Yet, from its start, the Vietnam War was unlike the previous American wars: There was no real front; the enemy could be anywhere; and most importantly, they didn’t always fight like a conventional army in the mountains, jungles, or rice paddies.
The Americans were fighting a limited war, trying to keep North Vietnam from infiltrating or taking over the South. They were also using a data-driven — but flawed — bombing campaign and other operations based on pursuing and exploiting the fears and beliefs of the North Vietnamese.
Enter Major David Hackworth.
Hackworth was tasked with creating an elite commando unit from the already elite Special Forces long-range reconnaissance patrol units. The unit, which he would call Tiger Force, was to do more than just gather intelligence. As he put it, he wanted to “out-guerrilla the guerrillas.”
In 1967 Hackworth was out of the unit, which was assigned to Vietnam’s Central Highlands. There, it conducted a six-month-long terror campaign in the Song Ve Valley as part of Operation Wheeler. Their mission was so brutal and so deep in enemy territory that members of the Tiger Force did not expect to survive.
“We didn’t expect to live. Nobody out there with any brains expected to live,” then-Sgt. William Doyle told the Telegraph. “The way to live is to kill because you don’t have to worry about anybody who’s dead.”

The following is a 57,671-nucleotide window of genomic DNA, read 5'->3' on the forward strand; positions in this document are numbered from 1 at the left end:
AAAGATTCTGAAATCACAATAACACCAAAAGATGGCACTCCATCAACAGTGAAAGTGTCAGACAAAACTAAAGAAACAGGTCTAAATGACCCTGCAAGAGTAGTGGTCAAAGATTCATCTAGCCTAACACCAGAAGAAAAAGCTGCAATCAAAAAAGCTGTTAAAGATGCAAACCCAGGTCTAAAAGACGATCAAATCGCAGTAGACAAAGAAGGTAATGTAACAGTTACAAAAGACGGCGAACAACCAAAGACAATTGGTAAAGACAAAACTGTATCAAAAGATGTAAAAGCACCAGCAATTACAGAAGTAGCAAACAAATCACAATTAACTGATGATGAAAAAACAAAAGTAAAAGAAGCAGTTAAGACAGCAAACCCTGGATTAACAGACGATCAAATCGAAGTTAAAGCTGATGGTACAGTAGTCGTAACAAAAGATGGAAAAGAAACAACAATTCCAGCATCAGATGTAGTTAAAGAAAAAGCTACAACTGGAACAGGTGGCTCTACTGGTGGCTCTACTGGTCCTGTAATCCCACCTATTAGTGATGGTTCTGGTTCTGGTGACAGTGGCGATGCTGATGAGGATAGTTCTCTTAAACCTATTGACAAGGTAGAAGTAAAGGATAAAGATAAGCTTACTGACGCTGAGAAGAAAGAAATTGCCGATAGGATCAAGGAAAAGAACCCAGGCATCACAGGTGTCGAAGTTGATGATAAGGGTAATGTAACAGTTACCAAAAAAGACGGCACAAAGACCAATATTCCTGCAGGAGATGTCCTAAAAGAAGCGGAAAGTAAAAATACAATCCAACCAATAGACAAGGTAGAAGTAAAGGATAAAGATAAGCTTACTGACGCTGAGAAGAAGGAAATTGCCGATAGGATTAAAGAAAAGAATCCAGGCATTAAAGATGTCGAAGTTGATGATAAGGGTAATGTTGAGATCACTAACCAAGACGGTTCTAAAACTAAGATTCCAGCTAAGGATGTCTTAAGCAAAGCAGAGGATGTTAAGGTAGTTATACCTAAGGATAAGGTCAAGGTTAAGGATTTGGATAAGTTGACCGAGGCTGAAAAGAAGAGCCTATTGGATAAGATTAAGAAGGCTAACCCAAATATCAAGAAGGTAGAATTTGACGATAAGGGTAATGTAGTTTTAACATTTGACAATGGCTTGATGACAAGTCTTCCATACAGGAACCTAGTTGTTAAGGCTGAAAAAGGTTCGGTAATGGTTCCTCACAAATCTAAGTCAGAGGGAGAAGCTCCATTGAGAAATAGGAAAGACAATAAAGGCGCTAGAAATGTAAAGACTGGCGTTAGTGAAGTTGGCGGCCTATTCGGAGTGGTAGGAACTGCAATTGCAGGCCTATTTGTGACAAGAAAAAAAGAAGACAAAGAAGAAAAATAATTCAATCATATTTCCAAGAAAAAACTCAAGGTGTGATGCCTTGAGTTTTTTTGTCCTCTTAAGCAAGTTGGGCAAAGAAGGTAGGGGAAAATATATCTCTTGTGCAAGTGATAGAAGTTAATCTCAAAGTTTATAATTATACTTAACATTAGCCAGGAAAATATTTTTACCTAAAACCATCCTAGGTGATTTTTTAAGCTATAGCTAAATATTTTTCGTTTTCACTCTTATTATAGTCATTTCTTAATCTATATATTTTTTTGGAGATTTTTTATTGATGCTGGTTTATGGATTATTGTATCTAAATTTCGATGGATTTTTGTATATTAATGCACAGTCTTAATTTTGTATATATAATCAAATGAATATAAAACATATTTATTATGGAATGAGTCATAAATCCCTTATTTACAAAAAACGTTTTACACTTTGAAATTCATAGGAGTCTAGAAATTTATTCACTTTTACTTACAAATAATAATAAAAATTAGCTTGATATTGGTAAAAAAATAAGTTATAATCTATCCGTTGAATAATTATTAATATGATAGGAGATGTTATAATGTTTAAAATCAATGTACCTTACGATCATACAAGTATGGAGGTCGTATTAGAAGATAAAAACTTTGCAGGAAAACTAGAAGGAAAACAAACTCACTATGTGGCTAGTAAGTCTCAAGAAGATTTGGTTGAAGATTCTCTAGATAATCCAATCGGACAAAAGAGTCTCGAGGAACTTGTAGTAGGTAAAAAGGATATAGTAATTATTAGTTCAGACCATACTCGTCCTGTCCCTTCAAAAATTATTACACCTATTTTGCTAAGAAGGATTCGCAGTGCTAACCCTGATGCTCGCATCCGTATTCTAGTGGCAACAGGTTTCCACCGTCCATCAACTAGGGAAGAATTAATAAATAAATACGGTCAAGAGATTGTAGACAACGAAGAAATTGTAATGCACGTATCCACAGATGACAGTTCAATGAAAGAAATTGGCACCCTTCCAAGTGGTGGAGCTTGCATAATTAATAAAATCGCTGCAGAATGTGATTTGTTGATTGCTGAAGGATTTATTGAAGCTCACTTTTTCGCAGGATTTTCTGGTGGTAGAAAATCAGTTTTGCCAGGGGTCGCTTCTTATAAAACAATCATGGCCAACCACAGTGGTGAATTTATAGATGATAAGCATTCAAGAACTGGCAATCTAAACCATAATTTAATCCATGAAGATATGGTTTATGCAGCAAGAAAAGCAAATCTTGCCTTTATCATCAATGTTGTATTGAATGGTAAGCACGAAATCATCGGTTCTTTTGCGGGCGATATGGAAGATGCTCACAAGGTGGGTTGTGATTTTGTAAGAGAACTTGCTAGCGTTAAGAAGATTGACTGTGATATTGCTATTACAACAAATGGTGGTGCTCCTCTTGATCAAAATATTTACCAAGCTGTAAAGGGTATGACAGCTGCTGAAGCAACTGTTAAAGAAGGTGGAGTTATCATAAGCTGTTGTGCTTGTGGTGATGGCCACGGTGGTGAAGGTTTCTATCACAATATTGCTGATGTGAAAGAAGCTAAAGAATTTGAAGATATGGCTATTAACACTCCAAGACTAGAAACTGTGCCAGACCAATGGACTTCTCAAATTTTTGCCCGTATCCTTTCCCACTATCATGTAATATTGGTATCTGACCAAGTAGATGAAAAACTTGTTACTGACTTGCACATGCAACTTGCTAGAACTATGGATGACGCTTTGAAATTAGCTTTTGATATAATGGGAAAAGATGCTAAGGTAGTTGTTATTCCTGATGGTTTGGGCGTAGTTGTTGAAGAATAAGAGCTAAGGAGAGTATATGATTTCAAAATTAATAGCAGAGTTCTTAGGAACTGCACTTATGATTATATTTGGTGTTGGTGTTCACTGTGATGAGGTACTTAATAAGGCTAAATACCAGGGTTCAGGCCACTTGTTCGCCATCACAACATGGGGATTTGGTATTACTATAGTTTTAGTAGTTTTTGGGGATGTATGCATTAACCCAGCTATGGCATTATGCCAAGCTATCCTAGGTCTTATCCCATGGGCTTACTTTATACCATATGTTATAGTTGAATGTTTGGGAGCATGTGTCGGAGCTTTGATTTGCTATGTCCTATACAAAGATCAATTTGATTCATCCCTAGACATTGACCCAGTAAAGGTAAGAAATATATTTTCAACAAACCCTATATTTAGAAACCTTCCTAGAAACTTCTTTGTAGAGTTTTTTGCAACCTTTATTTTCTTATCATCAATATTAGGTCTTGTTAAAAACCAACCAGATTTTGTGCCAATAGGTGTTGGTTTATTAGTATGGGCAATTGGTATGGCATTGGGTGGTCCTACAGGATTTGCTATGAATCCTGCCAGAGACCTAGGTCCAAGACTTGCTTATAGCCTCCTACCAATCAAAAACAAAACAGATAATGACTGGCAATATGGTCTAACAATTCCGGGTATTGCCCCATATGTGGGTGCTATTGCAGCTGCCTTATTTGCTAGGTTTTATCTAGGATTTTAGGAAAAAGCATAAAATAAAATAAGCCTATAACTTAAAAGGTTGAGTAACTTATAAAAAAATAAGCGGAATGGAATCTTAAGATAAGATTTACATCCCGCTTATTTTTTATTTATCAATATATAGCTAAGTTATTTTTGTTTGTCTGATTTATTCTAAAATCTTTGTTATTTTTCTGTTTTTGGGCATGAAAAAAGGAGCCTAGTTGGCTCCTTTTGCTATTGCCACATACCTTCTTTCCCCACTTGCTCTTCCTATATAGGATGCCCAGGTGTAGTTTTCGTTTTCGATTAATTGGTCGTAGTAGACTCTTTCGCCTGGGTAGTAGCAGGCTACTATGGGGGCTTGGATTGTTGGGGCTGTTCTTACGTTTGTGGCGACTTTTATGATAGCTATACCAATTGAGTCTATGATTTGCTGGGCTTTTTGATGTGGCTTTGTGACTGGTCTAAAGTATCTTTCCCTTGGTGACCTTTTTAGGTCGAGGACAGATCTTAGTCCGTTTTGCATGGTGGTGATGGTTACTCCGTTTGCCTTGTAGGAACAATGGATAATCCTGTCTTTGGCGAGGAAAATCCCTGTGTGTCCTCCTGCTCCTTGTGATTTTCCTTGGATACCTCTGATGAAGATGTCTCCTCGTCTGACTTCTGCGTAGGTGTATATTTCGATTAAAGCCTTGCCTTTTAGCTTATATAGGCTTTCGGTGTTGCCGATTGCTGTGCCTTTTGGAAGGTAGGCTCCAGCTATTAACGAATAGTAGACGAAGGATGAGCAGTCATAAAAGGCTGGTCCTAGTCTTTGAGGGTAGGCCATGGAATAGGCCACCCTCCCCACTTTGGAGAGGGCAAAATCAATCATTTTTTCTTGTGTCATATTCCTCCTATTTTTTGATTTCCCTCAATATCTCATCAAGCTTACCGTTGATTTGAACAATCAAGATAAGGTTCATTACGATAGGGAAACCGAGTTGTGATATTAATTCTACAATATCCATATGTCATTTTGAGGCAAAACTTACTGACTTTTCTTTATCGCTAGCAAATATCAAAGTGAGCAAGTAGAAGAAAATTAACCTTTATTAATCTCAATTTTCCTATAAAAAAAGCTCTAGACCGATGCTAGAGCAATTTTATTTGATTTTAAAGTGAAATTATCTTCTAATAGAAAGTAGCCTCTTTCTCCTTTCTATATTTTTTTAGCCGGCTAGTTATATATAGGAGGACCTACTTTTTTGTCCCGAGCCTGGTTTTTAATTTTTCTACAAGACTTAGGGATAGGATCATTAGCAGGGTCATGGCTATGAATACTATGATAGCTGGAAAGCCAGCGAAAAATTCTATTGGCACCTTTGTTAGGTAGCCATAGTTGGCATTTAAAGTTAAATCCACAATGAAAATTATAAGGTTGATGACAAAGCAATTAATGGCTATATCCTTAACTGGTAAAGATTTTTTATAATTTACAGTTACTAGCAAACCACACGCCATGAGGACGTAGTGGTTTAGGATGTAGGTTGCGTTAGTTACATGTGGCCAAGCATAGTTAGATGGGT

In a war where the U.S. military relied on body counts as a measure of success, Tiger Force was ready to do its part. Hackworth once noted, “You got your card punched by the numbers of bodies you counted.”
Tiger Force went into villages the Viet Cong were relying on for support and shelter during the spring and fall of 1967 and drove the villagers out of their homes using brute force. They allegedly used some disturbing methods to achieve those ends.
Toledo Blade’s Michael D. Sallah, Mitch Weiss, and Joe Mahr won the 2004 Pulitzer Prize for their eight-months-long investigation and reporting on the alleged war crimes committed by Tiger Force.
“Women and children were intentionally blown up in underground bunkers. Elderly farmers were shot as they toiled in the fields. Prisoners were tortured and executed — their ears and scalps severed for souvenirs. One soldier kicked out the teeth of executed civilians for their gold fillings.”
The three journalists say the Army commandos, being far from friendly areas and left without support, routinely violated the laws of armed conflict: They killed unarmed civilians; dropped grenades on women and children; and covered up the incidents during the official Army investigations.
Today, some members of the Tiger Force aren’t even disputing the allegations. Doyle, along with others, claims to have lost count of how many people they killed.
”I’ve seen atrocities in Vietnam that make Tiger Force look like Sunday school,” Doyle told the New York Times. “Everybody I killed, I killed to survive. They make Tiger Force out to be an atrocity. Well, that’s almost a compliment. Because nobody will understand the evil I’ve seen.”
The Army investigated the allegations for four and a half years but no charges were ever filed. The men of Tiger Force became some of the most decorated soldiers in the Vietnam War. They were even awarded a Presidential Unit Citation.
For its part, the Army told the Toledo Blade that barring any new evidence coming to light, the investigations would remain closed, even after comparing the newspaper’s information with their official records.
This article was written by Blake Stilwell and originally published on WE ARE THE MIGHTY.
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